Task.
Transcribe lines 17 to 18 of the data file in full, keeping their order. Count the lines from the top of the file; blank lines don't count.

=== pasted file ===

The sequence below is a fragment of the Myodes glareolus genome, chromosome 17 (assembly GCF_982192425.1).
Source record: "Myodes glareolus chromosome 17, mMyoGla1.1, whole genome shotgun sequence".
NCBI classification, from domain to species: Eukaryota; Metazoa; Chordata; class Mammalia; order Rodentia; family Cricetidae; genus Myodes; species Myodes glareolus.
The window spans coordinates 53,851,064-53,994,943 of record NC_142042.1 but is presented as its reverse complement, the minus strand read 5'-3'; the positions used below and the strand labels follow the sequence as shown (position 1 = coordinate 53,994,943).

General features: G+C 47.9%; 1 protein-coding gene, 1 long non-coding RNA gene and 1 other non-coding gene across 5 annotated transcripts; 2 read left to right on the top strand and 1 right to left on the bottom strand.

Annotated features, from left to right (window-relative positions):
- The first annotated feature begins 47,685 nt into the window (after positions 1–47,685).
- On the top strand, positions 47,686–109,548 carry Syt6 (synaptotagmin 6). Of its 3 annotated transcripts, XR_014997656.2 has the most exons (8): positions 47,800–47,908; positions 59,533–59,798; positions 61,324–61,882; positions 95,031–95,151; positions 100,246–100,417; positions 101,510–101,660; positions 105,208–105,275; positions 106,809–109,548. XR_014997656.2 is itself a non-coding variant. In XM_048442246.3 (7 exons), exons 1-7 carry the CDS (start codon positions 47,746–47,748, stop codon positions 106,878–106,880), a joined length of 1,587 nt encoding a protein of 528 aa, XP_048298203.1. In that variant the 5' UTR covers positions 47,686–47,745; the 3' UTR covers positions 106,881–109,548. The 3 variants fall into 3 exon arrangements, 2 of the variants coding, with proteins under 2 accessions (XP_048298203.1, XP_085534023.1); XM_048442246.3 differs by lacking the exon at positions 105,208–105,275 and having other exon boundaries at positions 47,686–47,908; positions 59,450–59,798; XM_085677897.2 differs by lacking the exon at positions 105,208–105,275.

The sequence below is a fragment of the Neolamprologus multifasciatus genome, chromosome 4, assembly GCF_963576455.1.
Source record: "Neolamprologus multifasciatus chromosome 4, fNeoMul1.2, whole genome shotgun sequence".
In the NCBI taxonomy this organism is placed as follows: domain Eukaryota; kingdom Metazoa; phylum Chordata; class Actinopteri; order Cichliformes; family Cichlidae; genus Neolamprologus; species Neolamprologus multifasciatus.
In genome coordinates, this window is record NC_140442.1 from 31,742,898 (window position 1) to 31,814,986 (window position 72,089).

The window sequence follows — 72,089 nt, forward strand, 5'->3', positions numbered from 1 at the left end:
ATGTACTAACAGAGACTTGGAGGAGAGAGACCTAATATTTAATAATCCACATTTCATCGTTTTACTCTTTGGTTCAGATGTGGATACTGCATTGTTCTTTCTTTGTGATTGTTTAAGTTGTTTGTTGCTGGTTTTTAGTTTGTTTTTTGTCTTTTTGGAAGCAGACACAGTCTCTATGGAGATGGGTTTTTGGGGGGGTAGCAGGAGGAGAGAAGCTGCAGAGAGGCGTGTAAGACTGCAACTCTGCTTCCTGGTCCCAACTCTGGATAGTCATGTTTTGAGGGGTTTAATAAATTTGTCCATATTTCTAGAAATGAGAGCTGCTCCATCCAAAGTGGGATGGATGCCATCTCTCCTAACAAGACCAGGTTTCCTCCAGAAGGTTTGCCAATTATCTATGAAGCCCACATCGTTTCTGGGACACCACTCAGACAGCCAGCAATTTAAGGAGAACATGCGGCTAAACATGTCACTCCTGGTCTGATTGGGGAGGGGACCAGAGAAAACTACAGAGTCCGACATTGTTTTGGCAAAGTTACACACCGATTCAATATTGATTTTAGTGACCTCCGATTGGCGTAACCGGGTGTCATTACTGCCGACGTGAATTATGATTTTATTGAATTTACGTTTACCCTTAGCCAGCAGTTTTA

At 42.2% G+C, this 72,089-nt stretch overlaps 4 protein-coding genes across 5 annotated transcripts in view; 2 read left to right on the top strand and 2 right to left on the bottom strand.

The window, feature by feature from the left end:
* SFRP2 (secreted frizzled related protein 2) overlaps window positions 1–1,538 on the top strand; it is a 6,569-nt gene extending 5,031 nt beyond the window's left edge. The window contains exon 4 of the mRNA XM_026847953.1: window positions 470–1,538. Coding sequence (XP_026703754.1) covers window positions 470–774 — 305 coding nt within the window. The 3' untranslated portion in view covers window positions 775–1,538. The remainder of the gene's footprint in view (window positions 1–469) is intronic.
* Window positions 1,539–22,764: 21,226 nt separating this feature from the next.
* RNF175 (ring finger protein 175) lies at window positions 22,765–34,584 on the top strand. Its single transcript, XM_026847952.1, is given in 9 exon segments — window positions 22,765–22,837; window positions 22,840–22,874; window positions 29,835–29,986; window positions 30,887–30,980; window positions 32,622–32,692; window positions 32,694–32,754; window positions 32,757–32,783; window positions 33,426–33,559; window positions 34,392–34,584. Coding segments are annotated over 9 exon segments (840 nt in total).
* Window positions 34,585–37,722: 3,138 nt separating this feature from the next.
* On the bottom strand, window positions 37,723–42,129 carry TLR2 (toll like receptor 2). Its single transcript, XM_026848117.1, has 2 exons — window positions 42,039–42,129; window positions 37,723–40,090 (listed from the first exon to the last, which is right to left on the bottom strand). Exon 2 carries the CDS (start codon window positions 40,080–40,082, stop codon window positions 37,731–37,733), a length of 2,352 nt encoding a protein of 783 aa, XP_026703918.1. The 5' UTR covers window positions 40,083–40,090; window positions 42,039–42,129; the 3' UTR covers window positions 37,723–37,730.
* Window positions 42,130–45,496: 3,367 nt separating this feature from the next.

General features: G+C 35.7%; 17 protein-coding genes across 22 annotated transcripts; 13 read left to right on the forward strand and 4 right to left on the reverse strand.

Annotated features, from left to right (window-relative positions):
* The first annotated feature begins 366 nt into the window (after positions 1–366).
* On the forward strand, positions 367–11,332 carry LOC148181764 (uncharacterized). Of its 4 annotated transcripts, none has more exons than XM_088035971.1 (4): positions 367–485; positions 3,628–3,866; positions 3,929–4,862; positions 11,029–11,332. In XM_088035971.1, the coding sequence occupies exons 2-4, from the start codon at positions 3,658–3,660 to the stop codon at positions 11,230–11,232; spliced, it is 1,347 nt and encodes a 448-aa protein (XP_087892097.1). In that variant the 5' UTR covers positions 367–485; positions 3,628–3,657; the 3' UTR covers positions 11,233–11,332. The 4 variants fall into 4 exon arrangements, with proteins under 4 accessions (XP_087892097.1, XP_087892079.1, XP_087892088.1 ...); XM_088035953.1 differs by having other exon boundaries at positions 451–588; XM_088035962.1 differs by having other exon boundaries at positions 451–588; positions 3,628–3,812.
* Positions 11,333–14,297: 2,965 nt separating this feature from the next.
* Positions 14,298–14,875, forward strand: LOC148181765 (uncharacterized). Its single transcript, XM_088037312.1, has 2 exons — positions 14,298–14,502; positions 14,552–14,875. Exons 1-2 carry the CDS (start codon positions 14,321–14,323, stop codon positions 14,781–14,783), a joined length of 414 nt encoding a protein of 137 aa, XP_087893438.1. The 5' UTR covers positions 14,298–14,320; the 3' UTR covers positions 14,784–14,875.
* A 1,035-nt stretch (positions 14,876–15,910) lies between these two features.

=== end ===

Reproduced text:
* SFRP2 (secreted frizzled related protein 2) overlaps window positions 1–1,538 on the top strand; it is a 6,569-nt gene extending 5,031 nt beyond the window's left edge. The window contains exon 4 of the mRNA XM_026847953.1: window positions 470–1,538. Coding sequence (XP_026703754.1) covers window positions 470–774 — 305 coding nt within the window. The 3' untranslated portion in view covers window positions 775–1,538. The remainder of the gene's footprint in view (window positions 1–469) is intronic.
* Window positions 1,539–22,764: 21,226 nt separating this feature from the next.